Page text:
I have decided that watching every Elvis movie is a good idea. There are 31 movies in total. This project will likely drive me insane.
Well. Here it goes. I finally found the energy to write about Blue Hawaii. First, I should quickly reintroduce this project. For no logical reason, I’m watching every Elvis movie in chronological order and blogging about these movies. That’s it. That’s the entire project. Oh, and occasionally I write about One Direction.
So far I have found Elvis’s film career to be profoundly interesting. As I previously noted, his filmography can be divided into three stages: the pre-army films (1956-58), the most popular films (1960-66), and the final films (1967-69). Presley’s film career before Blue Hawaii is arguably the most intriguing period of his career. Three of his early roles (Love Me Tender, Flaming Star, Wild in the Country) are dramatic parts and he only occasionally appears in musicals (Loving You; G.I. Blues). The more creatively daring musicals Jailhouse Rock and King Creole showcase a different side to Presley as a performer, before he got stuck appearing in repetitive musical farces.
But Blue Hawaii marks a significant departure from these first seven Elvis films. It is the first of Presley’s wildly popular musicals that were released beginning in 1961; it is the third-highest grossing Elvis film of all time. Here Presley plays a character who has absolutely no desire for musical stardom. It features plenty of musical numbers that barely progress the plot. It is lighthearted, fun, and mostly harmless. (Unless you choose to overanalyze it, as I am about to do.)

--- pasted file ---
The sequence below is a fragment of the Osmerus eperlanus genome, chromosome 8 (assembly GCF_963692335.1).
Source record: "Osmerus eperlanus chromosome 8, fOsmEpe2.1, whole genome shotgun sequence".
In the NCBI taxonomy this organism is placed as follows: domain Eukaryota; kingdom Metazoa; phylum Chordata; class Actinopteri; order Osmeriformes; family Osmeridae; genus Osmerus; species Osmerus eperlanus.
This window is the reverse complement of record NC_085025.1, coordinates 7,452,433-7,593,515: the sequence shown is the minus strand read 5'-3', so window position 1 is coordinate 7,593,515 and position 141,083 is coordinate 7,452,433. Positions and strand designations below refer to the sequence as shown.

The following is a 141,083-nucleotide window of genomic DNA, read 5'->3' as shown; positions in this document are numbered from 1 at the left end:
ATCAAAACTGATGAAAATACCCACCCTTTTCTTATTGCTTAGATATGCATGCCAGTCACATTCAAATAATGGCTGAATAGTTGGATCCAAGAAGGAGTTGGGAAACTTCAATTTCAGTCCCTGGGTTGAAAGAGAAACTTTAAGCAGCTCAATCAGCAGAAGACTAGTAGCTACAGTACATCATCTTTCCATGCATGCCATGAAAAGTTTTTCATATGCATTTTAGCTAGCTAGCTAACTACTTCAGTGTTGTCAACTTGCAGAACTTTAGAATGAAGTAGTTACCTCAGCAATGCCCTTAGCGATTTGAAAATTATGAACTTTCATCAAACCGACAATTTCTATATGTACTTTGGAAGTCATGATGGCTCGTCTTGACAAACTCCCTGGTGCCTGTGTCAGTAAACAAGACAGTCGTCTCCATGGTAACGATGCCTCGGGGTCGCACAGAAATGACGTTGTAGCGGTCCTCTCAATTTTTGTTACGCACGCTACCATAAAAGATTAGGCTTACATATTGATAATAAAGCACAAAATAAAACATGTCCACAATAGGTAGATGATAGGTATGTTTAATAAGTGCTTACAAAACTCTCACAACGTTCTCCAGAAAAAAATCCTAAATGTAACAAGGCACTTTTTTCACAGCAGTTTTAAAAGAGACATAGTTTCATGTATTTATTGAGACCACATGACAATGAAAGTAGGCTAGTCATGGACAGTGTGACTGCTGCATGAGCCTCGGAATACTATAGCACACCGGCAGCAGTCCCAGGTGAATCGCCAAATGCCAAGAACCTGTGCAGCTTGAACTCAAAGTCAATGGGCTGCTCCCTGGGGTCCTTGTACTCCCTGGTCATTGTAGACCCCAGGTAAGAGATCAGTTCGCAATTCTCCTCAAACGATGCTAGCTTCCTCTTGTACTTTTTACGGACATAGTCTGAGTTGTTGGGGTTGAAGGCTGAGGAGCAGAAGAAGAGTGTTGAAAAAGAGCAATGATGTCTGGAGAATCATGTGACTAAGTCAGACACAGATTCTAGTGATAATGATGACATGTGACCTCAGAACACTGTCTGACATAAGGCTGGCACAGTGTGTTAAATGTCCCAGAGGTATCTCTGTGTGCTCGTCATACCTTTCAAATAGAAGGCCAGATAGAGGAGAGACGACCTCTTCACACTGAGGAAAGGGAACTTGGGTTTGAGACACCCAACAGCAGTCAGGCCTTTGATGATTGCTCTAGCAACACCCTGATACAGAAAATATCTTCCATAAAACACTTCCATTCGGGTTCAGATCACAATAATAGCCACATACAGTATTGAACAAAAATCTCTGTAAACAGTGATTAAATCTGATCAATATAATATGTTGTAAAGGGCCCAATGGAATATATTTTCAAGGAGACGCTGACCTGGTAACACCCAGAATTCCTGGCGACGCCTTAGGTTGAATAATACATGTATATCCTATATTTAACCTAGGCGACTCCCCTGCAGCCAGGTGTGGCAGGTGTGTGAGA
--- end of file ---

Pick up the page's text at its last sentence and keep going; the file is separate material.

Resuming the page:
Set in Hawaii, Presley plays Chad Gates, a soldier who is returning home after his military service. (Elvis as a soldier? What a shocking character development.) Chad is eager to reunite with his girlfriend Miley (Joan Blackburn) and soak up the Hawaiian sun with his buddies. He absolutely does not want to start working for the Great Southern Hawaii Pineapple Company, the family business that is also a thinly veiled representation of American imperialism in Hawaii. Chad’s life of leisure, his girlfriend, and his friends (who his mother lovingly calls “that native girl” and “those beach boys”) constantly puts him at odds with his parents.
Because Chad wants to maintain a fun, relaxed life but refuses to work for his father, he naturally becomes a tour guide. This gives him the freedom and independence he desires. Chad ends up leading a teacher and her four teenage students around Hawaii, causing conflict between him and Miley. (More on this later.)